Forming an LLC in Texas is simple with our free step-by-step instructions. Founder Matt Horwitz has made his career translating complex state laws into simplified steps anyone can follow. His work has been cited by Entrepreneur Magazine and Yahoo Finance.
In addition to complying with state requirements, LLCs with employees must obtain an Employer Identification Number (EIN), which is like a social security number for your business. Learn more about EINs in our EIN Guide.
Choose a Unique Business Name
Once you decide to form a new company, the first step is to choose a unique business name. The State of Texas doesn’t allow you to use words that indicate a governmental agency or certain types of businesses, such as “Bank” and “Insurer.”
When choosing a name for your LLC, keep in mind that the Secretary of State’s office only registers the name as your formal, legal business name—it doesn’t protect you from any trademarks registered with the federal government. It’s important to also check the name availability online to make sure that it is not already taken, either as a domain or social media handle.
If the name you want is already taken, you can try to get the other company to sign a consent to use of similar names form. However, this is a time-consuming process and it doesn’t guarantee that the other company will agree to it. It is best to avoid this step altogether.
Select a Registered Agent
An LLC needs a registered agent to receive different types of business documents, including tax forms and lawsuits. The Texas Secretary of State has a list of approved registered agents. The agent must be a resident of Texas or a third party business entity authorized to do business in the state.
In your Certificate of Formation, you must state how the LLC will be governed. You have the option of making it member-managed or manager-managed.
You can select someone you know to be your registered agent as long as they live in Texas, are available during business hours, and agree to have their address made public. You can also hire a professional registered agent service to handle these duties for you. A professional service also has experience filing all kinds of paperwork with the state and IRS. Failure to follow all legal requirements can lead to costly consequences for your business. It’s worth the effort to complete each step properly from the beginning.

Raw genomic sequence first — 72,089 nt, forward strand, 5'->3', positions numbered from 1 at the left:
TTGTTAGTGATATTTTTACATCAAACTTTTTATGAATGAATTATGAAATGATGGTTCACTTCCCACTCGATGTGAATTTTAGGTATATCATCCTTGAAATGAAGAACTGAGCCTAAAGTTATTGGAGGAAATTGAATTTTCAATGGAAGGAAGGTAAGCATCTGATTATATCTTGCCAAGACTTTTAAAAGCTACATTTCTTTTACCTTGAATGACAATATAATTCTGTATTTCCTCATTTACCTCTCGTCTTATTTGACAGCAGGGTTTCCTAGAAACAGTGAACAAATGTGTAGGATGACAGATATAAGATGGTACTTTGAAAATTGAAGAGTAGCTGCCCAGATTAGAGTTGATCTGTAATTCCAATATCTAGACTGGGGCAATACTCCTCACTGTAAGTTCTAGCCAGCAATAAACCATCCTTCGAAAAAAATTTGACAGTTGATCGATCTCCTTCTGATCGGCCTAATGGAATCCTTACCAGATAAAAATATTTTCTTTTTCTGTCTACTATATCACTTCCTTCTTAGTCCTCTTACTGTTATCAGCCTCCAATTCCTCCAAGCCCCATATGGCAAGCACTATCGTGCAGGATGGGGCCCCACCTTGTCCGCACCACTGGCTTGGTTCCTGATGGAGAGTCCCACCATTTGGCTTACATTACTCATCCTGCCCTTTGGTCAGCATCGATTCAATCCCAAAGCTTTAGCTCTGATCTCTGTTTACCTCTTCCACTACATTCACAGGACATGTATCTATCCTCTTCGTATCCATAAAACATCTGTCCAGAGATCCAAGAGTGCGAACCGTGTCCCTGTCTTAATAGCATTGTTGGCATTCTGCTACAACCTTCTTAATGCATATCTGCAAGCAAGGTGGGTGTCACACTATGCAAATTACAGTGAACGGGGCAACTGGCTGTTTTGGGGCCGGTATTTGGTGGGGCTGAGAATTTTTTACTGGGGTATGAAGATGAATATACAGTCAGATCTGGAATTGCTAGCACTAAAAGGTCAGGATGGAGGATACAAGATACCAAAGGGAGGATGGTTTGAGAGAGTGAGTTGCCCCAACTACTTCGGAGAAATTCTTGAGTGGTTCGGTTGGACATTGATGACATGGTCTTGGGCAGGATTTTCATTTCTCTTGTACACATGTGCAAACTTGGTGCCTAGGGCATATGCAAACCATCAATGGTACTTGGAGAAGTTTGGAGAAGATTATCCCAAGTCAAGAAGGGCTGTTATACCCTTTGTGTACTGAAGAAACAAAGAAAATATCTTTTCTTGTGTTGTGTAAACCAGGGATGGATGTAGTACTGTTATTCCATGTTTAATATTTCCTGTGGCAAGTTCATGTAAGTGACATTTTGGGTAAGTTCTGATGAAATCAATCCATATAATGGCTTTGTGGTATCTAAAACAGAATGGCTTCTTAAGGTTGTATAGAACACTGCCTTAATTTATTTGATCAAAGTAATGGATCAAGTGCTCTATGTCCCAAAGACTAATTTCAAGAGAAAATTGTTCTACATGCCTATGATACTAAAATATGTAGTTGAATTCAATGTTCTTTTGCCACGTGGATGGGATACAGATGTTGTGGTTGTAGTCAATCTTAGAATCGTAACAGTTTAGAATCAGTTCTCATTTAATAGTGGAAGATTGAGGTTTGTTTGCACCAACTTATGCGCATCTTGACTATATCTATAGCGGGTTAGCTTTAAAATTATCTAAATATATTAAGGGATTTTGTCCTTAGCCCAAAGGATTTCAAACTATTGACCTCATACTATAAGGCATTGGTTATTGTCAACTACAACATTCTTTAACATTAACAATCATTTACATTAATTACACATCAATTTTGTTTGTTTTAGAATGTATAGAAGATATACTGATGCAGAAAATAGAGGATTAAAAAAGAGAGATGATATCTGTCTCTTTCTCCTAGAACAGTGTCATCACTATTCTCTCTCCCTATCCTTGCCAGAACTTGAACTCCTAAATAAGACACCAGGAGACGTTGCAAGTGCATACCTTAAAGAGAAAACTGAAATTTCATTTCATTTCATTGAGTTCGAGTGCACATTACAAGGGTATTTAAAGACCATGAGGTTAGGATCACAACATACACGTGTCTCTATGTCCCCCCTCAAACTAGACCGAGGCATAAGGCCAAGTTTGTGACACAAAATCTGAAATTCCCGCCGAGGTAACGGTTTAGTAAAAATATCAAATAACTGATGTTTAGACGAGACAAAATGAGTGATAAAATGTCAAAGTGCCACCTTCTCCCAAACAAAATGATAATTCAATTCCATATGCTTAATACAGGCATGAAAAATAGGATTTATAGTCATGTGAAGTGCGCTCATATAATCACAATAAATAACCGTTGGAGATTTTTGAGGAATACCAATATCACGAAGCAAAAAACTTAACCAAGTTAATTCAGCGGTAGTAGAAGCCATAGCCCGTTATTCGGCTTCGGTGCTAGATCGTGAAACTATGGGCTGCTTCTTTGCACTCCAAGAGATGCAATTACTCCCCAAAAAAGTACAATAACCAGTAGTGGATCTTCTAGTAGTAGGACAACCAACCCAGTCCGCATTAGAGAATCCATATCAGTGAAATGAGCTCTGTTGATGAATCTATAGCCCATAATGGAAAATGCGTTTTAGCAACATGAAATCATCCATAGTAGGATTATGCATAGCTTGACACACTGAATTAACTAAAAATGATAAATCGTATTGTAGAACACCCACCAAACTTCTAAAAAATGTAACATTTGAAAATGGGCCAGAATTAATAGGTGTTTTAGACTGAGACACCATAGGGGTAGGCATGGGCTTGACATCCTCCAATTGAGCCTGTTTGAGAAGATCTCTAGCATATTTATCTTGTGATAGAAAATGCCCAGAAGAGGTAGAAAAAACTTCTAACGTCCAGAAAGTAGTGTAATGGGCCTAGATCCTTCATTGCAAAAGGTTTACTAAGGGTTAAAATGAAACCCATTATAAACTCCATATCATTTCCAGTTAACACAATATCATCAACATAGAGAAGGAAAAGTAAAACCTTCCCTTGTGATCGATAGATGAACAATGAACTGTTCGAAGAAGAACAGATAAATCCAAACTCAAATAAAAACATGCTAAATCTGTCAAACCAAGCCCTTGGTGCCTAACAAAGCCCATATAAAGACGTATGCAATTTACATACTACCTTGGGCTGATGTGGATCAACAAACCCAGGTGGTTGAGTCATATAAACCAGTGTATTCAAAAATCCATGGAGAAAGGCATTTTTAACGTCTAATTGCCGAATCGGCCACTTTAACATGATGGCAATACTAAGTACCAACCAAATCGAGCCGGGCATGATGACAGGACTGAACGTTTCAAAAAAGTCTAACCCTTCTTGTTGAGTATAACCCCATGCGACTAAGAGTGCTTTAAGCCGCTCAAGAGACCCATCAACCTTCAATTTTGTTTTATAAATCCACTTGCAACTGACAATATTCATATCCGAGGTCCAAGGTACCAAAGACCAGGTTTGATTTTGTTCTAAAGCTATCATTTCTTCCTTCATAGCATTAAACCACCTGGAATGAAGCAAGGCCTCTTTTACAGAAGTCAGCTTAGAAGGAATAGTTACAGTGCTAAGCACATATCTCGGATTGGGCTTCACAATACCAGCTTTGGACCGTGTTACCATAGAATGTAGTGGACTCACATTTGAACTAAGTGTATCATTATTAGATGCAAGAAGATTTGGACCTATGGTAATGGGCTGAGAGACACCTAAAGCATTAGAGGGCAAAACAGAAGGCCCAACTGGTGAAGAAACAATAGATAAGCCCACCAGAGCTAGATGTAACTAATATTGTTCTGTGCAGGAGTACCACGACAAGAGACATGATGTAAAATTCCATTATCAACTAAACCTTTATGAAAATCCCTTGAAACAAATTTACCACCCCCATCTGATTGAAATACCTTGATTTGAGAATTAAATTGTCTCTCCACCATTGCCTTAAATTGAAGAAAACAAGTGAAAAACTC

File Articles of Organization
When you are ready to officially start your LLC, you will need to file a Certificate of Formation with the state. This is the equivalent of the articles of organization in other states. The form will ask you to specify a few basic details about your business, such as the name of the company, whether it will be member-managed or manager-managed and how profits will be distributed. You will also need to state if you want your LLC taxed as a sole proprietorship, partnership or corporation.
You will need to list your registered agent, which must be an individual or business authorized to receive service of process and other legal documents on behalf of the LLC. The agent cannot be the LLC itself, and it cannot be a P.O. box or mail forwarding service.
You will also need to provide your business purpose, which will be included in the operating agreement you draft. The purpose can be helpful if you plan to seek grants or preferential tax treatment from the government or banks.
File the Certificate of Formation
A certificate of formation is what formally establishes your LLC in Texas. You can file this form online, via SOSDirect for faster processing or by mail, fax or hand delivery to the Secretary of State’s office. This is an important step because it will confirm that the state formally recognizes your business as a legal entity. This will make it easier to get an Employer Identification Number, obtain business licenses and open a business bank account.
The certificate of formation will require you to list your registered agent and the address where the business is located. The address must be a physical street address in the state of Texas, not a P.O. box. You will also need to state whether your LLC is member-managed or manager-managed.
You may want to add an operating agreement at this time. An operating agreement is not required in Texas, but it can help preserve your limited liability by establishing the management and ownership structure of your LLC. It will also contain buyout provisions and establish financial practices.